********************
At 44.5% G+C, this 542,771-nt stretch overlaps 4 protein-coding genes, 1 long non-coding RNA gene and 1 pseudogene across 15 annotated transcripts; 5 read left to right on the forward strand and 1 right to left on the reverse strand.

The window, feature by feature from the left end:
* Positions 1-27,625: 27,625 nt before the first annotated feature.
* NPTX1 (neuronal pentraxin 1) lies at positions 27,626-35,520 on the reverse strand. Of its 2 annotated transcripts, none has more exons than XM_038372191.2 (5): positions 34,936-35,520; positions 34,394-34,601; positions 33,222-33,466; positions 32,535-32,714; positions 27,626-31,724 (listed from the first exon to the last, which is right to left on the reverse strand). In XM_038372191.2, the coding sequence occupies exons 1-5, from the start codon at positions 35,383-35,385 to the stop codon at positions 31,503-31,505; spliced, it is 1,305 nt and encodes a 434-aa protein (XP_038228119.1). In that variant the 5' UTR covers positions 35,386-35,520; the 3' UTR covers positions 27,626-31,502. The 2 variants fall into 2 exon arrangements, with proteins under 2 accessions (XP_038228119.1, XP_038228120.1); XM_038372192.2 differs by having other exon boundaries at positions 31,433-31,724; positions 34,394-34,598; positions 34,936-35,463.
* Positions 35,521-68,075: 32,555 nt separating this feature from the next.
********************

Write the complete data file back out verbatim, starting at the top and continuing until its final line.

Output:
At 44.5% G+C, this 542,771-nt stretch overlaps 4 protein-coding genes, 1 long non-coding RNA gene and 1 pseudogene across 15 annotated transcripts; 5 read left to right on the forward strand and 1 right to left on the reverse strand.

The window, feature by feature from the left end:
* Positions 1-27,625: 27,625 nt before the first annotated feature.
* NPTX1 (neuronal pentraxin 1) lies at positions 27,626-35,520 on the reverse strand. Of its 2 annotated transcripts, none has more exons than XM_038372191.2 (5): positions 34,936-35,520; positions 34,394-34,601; positions 33,222-33,466; positions 32,535-32,714; positions 27,626-31,724 (listed from the first exon to the last, which is right to left on the reverse strand). In XM_038372191.2, the coding sequence occupies exons 1-5, from the start codon at positions 35,383-35,385 to the stop codon at positions 31,503-31,505; spliced, it is 1,305 nt and encodes a 434-aa protein (XP_038228119.1). In that variant the 5' UTR covers positions 35,386-35,520; the 3' UTR covers positions 27,626-31,502. The 2 variants fall into 2 exon arrangements, with proteins under 2 accessions (XP_038228119.1, XP_038228120.1); XM_038372192.2 differs by having other exon boundaries at positions 31,433-31,724; positions 34,394-34,598; positions 34,936-35,463.
* Positions 35,521-68,075: 32,555 nt separating this feature from the next.